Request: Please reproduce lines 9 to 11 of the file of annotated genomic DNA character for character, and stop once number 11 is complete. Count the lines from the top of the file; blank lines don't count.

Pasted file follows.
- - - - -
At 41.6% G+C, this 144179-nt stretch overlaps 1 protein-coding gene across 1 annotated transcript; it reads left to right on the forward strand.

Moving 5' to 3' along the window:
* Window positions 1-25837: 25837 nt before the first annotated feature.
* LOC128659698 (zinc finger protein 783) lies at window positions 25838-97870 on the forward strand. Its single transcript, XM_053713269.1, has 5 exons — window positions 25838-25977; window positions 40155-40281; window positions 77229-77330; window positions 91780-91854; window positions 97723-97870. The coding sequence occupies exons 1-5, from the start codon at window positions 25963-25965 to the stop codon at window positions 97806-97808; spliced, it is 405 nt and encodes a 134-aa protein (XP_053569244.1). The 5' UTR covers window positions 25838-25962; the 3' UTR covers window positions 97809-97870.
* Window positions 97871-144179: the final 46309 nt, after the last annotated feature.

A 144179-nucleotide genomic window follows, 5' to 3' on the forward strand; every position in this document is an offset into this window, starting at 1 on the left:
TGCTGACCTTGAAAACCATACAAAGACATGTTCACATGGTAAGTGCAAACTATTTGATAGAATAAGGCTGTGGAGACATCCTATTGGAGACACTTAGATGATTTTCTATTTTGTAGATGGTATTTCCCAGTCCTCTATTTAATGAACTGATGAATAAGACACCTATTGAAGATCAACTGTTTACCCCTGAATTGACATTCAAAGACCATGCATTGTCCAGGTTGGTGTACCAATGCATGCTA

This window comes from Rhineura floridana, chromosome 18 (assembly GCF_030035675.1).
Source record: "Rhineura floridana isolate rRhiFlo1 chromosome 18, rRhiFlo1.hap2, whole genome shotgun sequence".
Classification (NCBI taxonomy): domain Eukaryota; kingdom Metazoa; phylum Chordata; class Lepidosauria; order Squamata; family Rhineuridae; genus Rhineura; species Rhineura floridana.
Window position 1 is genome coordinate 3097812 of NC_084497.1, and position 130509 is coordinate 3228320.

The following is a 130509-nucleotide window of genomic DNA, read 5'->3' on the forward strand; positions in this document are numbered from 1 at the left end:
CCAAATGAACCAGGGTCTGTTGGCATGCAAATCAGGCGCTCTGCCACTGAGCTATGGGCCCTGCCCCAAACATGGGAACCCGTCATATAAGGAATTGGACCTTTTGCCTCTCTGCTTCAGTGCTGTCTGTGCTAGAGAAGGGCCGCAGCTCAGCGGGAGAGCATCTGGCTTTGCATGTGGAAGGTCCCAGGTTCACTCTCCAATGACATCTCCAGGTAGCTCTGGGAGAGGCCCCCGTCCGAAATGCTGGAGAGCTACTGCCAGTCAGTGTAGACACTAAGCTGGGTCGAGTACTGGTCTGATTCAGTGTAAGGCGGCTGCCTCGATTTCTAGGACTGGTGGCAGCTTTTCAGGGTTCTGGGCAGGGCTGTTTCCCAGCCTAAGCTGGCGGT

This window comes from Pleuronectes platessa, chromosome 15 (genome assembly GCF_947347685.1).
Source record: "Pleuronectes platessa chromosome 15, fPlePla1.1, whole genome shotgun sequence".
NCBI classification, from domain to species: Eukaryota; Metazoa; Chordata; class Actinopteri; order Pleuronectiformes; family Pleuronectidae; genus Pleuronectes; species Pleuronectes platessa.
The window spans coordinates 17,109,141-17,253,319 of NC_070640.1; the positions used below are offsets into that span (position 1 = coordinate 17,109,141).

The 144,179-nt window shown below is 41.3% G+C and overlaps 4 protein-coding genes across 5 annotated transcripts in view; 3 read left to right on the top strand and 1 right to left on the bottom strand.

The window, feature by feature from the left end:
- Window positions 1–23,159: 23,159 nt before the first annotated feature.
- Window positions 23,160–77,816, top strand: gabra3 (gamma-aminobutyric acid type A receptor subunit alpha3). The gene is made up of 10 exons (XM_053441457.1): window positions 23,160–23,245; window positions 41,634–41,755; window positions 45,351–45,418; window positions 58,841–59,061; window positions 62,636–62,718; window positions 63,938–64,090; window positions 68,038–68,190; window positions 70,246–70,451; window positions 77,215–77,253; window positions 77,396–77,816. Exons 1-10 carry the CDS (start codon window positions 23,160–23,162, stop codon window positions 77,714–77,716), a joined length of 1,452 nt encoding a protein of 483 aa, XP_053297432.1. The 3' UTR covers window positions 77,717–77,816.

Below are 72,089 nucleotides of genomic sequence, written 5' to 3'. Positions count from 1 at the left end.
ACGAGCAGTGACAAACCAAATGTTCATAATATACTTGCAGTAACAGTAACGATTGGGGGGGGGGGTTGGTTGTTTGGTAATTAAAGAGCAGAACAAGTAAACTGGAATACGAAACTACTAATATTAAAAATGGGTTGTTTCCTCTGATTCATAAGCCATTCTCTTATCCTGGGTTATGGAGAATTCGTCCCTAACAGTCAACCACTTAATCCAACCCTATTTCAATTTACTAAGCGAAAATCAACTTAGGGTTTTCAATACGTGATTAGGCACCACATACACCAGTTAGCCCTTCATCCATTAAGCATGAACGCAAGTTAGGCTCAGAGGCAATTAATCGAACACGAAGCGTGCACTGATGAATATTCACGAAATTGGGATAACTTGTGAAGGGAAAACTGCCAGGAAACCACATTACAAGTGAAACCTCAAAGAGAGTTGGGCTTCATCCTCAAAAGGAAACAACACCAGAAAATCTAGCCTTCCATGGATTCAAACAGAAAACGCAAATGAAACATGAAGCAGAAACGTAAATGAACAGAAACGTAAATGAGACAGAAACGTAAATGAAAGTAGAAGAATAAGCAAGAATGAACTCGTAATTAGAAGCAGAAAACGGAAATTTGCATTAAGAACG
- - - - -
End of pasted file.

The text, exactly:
Source record: "Rhineura floridana isolate rRhiFlo1 chromosome 18, rRhiFlo1.hap2, whole genome shotgun sequence".
Classification (NCBI taxonomy): domain Eukaryota; kingdom Metazoa; phylum Chordata; class Lepidosauria; order Squamata; family Rhineuridae; genus Rhineura; species Rhineura floridana.
Window position 1 is genome coordinate 3097812 of NC_084497.1, and position 130509 is coordinate 3228320.